COVID-19 could be an ingredient for change for food processing industry
The impact of COVID-19 is shining a spotlight on the health and safety of employees in the food industry. According to Anna Overton from S&P Global Ratings, as stakeholders place increasing importance on such social factors, this could induce lasting change to how companies in the sector approach their workers’ safety.
Covid-19 could force the food processing industry to make changes , according to Anna Overton.
As the COVID-19 pandemic continues to spread, emphasis on the health and safety of the food processing industry and its employees is intensifying. Among the most mature and competitive globally, the sector has long benefitted from many unpriced environmental and social externalities. That said, a shift to incorporate environmental impacts into the true cost of food has become more apparent in recent years, but the pandemic is serving to elevate social factors as a key consideration too.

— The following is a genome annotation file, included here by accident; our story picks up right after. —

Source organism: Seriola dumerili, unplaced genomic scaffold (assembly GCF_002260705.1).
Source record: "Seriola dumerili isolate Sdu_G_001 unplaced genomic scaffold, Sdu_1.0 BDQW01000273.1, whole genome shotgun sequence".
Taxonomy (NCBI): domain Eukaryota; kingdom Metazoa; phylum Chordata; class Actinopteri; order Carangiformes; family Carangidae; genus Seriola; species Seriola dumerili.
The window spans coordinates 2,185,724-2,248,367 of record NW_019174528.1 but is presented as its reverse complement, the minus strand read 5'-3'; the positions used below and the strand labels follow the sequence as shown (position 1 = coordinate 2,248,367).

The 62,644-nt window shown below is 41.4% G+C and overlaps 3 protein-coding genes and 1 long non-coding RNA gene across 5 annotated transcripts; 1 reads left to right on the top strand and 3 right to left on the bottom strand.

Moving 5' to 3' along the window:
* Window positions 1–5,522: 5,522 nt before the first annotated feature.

With stakeholders along the supply chain (including consumers and regulators) demanding change, the sustainability and ultimate financial success of food and beverage companies will lie, at least in part, in their ability to manage these expectations and address these factors. But how equipped are players in the food processing industry to implement these changes, while simultaneously remaining competitive in the long term?
A need for change
The COVID-19 pandemic has undoubtedly shone a light on social factors across all sectors. For the food processing industry, scrutiny on social factors, such as the workforce’s health and safety, is particularly prevalent – not least because of the wave of infections reported among food processing workers in recent months.